Monday, January 20, 2014

Short-form Thoughts

SFT #1: On Mental Illness & Climate Change.

I find a less recognized way in which religion harms society is in how it encourages many theists to deny the negative effects of mental illness and climate change. Because the existence of these things imply that, if there is an agency behind everything, that agency doesn't have our best interests in mind, they refuse to consider that they are real. This denial delays or thwarts the prospect of working on and potentially fixing issues that inhibit individuals' well-being and threaten our lives.

SFT #2: Disbelief in Magic

Theists often misunderstand why I disbelieve the bible. Let me be clear--it's because of the talking animals, duplicating seafood, parting seas, magic plagues, transforming matter, and resurrections. There are other valid reasons to be skeptical, but reasons 1 thru 100 are all the violations of common experience and observation that are not naturally possible. The same reasons that theists, hopefully, would doubt a tagline like "based on a true story" for Lord of the Rings.

SFT #3: Seeing Through Most Any Apologetic Argument

How I see religious apologetic arguments:

Formation 1.
Make an assumption that can only be true if God is real.
Use that assumption to say God is real.

Formation 2.
Find something with an incomplete explanation.
Substitute with a complete explanation based on the assumption that only God can be responsible.
Use that assumption to say God is real.

(In both cases, it would burn less calories to just assume God is real.)


  1. Grundy,
    Exactly which arguments for the existence of God (besides the fine-tuning and Paley design argument) satisfy SFT#3? For example, how does the cosmological argument, or the argument from contingency, satisfy SFT#3?

    1. Our theory for the origin of the universe is incomplete (the Big Bang covers only the inflationary period from a hypothesized singularity, but what came before, if anything, and what was the catalyst for the inflation is very unclear.) Christian apologists substitute with the complete, assumed explanation of divine magic via an eternal deity did it. They then use the assumption to say God is real.

    2. Correct, but the classical theistic proofs make no use of cosmology; that is, they don't really care whether the universe is eternal or whether it began at some time. The only argument that explicitly argues for a beginning of the universe is Craig's KCA. The traditional arguments for God's existence (e.g. the argument from motion, the argument from contingency, the argument for the simplicity of unconditioned reality, ontological argument) make no use of this God of the gaps reasoning.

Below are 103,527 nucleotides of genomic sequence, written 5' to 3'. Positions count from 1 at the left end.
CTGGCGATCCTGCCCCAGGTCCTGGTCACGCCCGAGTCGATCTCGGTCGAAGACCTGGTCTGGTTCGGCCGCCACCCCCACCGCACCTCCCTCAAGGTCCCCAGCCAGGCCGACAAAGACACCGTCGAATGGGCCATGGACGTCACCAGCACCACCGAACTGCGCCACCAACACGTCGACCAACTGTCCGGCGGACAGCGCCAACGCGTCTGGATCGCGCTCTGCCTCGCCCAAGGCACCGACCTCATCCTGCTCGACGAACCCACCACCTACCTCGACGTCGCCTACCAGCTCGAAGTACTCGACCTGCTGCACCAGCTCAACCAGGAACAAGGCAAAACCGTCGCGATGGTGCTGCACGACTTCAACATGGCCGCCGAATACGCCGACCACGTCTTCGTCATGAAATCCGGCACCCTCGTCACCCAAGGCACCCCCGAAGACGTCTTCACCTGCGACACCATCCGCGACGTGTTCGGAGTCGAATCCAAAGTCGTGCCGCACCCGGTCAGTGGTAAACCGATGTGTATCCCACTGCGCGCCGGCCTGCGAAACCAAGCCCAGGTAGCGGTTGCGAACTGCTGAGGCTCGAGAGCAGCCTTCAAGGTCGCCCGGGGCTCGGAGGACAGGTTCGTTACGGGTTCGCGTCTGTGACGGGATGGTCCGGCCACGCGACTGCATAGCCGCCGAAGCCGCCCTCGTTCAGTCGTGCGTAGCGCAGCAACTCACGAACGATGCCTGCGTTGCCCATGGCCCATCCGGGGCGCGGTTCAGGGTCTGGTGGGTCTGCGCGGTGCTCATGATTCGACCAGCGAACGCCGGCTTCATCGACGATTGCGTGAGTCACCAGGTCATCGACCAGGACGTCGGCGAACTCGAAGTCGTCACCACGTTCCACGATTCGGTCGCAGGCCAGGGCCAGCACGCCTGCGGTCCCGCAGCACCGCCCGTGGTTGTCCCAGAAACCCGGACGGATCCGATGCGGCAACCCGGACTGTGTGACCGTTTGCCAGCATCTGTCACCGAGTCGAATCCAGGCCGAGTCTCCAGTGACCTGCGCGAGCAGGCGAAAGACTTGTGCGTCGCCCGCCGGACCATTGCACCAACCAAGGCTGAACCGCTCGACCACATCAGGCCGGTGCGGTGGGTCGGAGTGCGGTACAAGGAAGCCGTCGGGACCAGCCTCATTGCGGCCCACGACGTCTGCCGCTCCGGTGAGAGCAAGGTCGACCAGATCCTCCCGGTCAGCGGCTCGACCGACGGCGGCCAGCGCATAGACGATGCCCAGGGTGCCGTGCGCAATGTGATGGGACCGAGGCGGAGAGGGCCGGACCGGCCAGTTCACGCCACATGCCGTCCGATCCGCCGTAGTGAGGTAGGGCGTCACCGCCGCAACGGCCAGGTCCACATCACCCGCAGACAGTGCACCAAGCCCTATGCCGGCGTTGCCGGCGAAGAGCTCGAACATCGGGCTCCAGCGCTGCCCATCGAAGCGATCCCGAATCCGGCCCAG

Moreover, most of these proofs are deductive and therefore do not make any explicit "assumptions". They follow logical premises whereby each premise is argued for. None of this involves sneaking in assumptions through the backdoor.

      So, if you view "any" argument for the existence of God under these terms then it seems your comprehension of these proofs is lacking.

    3. "Correct, but the classical theistic proofs make no use of cosmology" the first thing you asked for is how the cosmological argument satisfied SFT#3. It's literally called the cosmological argument, granted there are a bunch of formations of it.

      The assumption is the ruling out of every explanation that isn't God. God is only "necessarily true" if those assumptions are at play.

    4. Yes, forgive me for being sloppy with my terms. The traditional Cosmological arguments obviously make use of cosmology in the wide sense, but they make no use of yielding to what physics tells us of cosmology (e.g. Big Bang Cosmology).

      Moreover, I'm still confused with why you continue to predicate the charge of "assumption" at these arguments. A logical deduction does not make assumptions. Most logical proofs for the existence of God (e.g. the ones i listed previously) only end at God; they do not begin with God. and if they do not begin with God then there is no assumption present. The reason that every explanation that isnt God is ruled out is because these syllogisms end at a being that is necessary, pure being, immaterial etc, and from there it is deduced that only one explanation accounts for these attributes. Now, whether one agrees with these deductions is one thing, but there is no assumption predicated in these arguments.

    5. That God is necessary is the assumption.

    6. Not at all. That God is necessary is a conclusion deduced by logically prior steps, and, therefore is not, by definition, an assumption. The whole point of a deductive argument is to arrive at an inference that has been supported by premises. So, how can the conclusion be an assumption?

    7. Since I think we both made our points already on your blog, here is a plug for those interested in coming to their own conclusions.

  2. "The same reasons that theists, hopefully, would doubt a tagline like "based on a true story" for Lord of the Rings."

    This is great! I may steal it!

  3. Each of these short from thoughts warrants applause. I especially loved the one about religious arguments. So Bravo Bravo Bravo.